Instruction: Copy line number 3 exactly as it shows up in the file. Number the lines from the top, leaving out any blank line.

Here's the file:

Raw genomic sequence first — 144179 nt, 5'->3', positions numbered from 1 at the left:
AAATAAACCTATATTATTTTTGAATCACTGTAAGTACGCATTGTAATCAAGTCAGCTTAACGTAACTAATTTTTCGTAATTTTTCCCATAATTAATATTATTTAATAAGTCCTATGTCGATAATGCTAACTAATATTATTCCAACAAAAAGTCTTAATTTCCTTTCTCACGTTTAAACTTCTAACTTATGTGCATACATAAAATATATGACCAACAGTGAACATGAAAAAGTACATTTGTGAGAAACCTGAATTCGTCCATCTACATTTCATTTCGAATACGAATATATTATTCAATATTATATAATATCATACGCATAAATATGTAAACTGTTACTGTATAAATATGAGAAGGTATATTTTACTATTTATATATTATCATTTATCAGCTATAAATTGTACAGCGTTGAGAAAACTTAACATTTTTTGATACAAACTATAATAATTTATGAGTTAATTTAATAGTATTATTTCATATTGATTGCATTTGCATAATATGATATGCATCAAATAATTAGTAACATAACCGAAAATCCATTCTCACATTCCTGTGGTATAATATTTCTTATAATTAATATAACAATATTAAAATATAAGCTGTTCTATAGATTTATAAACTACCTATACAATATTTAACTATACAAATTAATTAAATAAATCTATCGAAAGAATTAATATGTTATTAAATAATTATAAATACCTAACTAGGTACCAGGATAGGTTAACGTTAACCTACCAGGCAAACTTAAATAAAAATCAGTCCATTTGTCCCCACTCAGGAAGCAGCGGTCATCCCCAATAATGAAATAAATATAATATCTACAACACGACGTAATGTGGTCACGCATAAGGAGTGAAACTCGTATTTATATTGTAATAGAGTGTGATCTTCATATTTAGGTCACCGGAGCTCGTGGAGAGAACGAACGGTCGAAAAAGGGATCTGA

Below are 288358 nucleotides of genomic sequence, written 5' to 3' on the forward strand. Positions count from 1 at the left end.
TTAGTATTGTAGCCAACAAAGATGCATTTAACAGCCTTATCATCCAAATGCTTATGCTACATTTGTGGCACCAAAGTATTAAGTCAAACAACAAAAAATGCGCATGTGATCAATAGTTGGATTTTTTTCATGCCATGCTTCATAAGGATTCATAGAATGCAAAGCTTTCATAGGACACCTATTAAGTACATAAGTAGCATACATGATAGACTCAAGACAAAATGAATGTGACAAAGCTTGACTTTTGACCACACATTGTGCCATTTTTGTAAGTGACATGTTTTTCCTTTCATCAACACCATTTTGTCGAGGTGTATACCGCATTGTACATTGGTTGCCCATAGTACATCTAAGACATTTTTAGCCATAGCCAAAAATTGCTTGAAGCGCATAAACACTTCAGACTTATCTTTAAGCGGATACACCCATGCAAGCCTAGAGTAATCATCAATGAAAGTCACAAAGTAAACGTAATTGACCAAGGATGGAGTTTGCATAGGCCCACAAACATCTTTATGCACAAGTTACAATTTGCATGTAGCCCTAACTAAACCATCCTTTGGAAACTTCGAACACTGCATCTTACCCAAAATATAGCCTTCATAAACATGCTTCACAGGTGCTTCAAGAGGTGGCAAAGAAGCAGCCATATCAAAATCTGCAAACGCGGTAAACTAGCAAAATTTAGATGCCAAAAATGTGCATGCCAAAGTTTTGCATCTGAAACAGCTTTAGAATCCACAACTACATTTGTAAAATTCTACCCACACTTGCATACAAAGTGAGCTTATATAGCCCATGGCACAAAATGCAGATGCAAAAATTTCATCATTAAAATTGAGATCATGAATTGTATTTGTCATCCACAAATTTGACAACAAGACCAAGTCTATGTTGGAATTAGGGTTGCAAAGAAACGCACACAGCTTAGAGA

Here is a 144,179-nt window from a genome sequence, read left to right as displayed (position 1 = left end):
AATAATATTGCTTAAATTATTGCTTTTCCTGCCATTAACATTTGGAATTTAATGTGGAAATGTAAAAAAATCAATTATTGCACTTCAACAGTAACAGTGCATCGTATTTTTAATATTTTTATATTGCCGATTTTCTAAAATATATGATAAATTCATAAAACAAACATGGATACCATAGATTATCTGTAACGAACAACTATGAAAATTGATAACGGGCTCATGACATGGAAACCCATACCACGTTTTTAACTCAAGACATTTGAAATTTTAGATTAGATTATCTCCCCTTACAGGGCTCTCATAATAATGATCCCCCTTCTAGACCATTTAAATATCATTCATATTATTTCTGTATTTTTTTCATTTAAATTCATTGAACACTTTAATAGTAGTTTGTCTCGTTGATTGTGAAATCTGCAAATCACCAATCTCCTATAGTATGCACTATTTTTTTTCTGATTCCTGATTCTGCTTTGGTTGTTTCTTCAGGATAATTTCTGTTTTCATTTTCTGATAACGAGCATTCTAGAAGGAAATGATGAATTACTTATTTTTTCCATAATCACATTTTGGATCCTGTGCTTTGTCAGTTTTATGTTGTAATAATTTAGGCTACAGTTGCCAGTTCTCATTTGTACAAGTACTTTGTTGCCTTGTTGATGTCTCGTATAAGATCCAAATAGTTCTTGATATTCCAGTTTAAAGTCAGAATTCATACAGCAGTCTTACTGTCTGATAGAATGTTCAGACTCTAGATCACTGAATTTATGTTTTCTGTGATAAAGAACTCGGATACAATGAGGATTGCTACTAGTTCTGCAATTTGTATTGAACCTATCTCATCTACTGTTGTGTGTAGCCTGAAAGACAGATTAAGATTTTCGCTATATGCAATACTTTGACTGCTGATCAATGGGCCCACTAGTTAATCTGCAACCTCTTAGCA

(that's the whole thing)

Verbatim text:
Below are 288358 nucleotides of genomic sequence, written 5' to 3' on the forward strand. Positions count from 1 at the left end.